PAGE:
Planning for the Future in Uncertain Times

planning for the future

In recovery, you will spend a lot of time thinking and talking about the past. After all, that’s what brought you into recovery in the first place. Poor choices and addictive behavior are things you can dissect and learn from, so you can change your life patterns. However, there always comes a time in recovery when you want to start looking forward to the future. Planning for your future can be an essential way to begin to change your life. Even when you’re forced to cope with uncertain times, such as COVID-19, there are ways for you to continue to change your life.

Creating Goals for the Future

When you were a kid, you probably had a dozen answers to what you wanted to do when you grew up. Addiction probably wasn’t something you could foresee. While COVID-19 may have seemed to stall some recovery plans, sometimes when there’s a will, there’s a way.

If you’re new to recovery, your goals are often simple. You probably want to repair relationships, stay sober, and establish a new job or career. For many people, this means therapy (which is available on the phone or online.) A therapist can also help you create other goals for the future as time moves on, and you get more time in sobriety.

Visualizing Your Future

Choosing a new path can be tricky, so it may help to visualize it. What does the perfect future feel like? Close your eyes. Who are you spending time with? Where do you live? What are you doing for work?

If you’re not sure what goals you have for the distant future, talking to a sponsor or your peers can help you. Often you’ll find that somebody who has several years sober is living your dream life. So it also helps to pay attention at 12-step meetings. Ask around if you are looking for some inspiration for a specific goal you have in mind. Others will be happy to explain how they went about it.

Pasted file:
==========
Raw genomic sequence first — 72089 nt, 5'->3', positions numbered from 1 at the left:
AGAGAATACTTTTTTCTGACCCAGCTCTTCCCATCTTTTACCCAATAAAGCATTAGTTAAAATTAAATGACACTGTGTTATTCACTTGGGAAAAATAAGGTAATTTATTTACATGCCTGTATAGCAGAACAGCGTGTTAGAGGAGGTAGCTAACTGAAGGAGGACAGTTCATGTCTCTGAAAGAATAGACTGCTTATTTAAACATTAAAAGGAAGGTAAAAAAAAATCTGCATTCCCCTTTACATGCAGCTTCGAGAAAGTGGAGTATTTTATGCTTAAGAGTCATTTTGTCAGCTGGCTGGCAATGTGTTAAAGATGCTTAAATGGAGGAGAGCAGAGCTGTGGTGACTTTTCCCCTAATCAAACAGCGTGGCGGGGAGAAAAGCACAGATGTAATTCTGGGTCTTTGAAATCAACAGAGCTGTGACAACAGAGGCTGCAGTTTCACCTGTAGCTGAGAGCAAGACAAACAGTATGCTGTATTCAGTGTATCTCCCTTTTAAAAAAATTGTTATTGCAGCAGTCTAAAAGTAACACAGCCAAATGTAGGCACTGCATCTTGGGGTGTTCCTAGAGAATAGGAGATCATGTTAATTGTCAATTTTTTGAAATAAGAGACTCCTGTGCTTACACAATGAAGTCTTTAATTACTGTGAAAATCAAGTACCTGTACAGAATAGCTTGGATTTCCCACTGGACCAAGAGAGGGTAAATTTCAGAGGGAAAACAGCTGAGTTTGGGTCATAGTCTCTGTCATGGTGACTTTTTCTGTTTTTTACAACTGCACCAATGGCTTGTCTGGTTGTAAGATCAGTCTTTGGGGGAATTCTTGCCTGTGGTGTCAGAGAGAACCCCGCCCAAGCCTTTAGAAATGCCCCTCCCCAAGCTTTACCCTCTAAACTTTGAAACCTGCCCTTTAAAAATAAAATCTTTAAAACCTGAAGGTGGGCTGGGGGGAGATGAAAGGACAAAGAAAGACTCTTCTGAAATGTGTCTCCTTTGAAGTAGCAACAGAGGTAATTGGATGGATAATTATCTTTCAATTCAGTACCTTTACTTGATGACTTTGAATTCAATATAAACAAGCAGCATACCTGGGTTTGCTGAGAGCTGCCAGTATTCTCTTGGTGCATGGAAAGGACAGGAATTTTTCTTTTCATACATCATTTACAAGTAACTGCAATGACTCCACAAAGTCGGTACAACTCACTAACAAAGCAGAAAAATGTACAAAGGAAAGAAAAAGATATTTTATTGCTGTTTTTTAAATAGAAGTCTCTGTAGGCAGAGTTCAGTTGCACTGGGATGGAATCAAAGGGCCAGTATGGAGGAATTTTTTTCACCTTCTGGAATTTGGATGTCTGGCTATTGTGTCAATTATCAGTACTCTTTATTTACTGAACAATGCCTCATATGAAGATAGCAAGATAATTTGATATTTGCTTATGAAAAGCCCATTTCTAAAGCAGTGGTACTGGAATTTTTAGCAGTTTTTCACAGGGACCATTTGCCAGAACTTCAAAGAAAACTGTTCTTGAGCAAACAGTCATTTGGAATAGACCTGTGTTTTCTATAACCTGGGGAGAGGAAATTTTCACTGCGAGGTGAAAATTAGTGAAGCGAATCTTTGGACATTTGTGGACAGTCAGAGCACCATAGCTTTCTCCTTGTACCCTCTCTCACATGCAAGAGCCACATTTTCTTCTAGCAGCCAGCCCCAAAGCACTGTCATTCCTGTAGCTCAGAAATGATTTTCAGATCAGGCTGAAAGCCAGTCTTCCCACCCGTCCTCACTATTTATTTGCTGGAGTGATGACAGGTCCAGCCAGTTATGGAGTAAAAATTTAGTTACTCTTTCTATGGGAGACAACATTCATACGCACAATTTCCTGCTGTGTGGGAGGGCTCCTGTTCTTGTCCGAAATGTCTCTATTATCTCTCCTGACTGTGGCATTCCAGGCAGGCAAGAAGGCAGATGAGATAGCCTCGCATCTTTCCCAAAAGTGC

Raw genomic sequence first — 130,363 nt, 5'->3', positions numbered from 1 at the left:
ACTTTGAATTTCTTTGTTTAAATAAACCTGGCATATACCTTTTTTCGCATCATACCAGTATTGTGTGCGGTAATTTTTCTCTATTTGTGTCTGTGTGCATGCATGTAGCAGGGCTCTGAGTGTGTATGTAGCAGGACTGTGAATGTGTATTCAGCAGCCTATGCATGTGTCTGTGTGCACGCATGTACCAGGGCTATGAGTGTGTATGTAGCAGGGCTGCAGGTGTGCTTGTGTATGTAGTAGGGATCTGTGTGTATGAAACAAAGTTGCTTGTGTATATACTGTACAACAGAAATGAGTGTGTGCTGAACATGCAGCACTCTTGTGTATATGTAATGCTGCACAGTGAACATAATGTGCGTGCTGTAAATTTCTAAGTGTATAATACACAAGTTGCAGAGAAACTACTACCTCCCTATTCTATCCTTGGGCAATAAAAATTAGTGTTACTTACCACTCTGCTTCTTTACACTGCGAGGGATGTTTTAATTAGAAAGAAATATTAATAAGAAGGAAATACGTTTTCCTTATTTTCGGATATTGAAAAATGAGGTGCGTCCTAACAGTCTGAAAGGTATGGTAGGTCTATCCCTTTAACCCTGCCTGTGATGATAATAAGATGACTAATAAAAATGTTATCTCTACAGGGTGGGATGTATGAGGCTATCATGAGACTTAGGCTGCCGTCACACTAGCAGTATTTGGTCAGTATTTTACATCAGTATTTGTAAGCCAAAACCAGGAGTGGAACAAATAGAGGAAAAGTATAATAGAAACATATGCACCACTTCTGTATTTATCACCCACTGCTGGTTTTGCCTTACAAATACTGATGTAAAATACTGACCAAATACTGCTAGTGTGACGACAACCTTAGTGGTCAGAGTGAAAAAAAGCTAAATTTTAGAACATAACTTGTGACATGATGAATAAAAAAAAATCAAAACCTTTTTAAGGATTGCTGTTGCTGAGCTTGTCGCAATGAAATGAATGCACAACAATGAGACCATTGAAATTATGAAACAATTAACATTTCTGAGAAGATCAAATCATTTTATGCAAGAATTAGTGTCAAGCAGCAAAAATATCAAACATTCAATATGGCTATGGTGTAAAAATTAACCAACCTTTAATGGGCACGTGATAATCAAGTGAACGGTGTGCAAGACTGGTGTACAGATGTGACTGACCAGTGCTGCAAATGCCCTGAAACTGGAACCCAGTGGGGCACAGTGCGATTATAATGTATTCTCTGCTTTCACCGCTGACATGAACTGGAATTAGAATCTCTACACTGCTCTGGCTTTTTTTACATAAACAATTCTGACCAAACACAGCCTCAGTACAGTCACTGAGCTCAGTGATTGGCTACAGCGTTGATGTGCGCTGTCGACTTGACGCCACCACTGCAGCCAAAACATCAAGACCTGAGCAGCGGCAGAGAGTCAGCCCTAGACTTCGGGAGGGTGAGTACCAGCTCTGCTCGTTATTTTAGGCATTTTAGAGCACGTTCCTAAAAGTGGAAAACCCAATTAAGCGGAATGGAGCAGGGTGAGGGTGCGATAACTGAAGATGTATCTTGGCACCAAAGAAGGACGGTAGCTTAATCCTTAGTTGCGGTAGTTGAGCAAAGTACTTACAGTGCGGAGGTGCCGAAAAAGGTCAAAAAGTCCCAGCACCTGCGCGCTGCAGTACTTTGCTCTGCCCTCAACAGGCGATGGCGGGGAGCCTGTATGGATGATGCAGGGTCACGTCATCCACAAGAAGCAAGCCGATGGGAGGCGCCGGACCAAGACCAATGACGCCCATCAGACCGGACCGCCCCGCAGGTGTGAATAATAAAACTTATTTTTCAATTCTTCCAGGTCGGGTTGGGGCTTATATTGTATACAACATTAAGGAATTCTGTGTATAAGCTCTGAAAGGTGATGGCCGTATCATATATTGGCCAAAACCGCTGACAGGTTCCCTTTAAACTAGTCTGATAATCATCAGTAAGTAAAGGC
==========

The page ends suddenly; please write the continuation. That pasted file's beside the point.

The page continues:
Working Toward Goals

One day at a time, you can start to work toward your goals. For example, if you realize that you have always wanted to be a chef, you now have time to figure out how to make that happen. While COVID-19 has affected our lives, it’s not impossible to search out new goals.

Research is the first thing you’ll want to do to learn more about the steps to make your goals happen. If you’re looking for a job, you’ll need to be able to use the internet to learn more about the requirements and credentials for a job. For a person who hopes to be a chef, this may mean getting a basic food handling certificate. (For example, the city of San Diego allows you to earn this certificate online for a small fee.) Or maybe you want to buy a new car. Searching for a safe, part-time job may require scouring help wanted ads. You can even learn to meditate or program computers online, usually for free or a small fee.

If you are looking for opportunities to change your life, they haven’t gone anywhere. You just have to be willing to accept the circumstances you’re living under today. COVID-19 won’t dictate our every move forever. Things will change, and so will you! So why not take the time to help yourself gain knowledge or skills as you work toward new goals.

Ask for help, advice, and guidance from your peers and people who have been in recovery for a while. You'll be surprised at the things you can accomplish!

Finding Fellowship in Sober Living

Are you looking for a way to branch out and be independent in recovery without taking too many chances? A community of others who are sober can help you continue to work on yourself and your goals, with a mixture of structure and independence. Get in touch with us to learn about which options are available to you right now by calling 760-216-2077.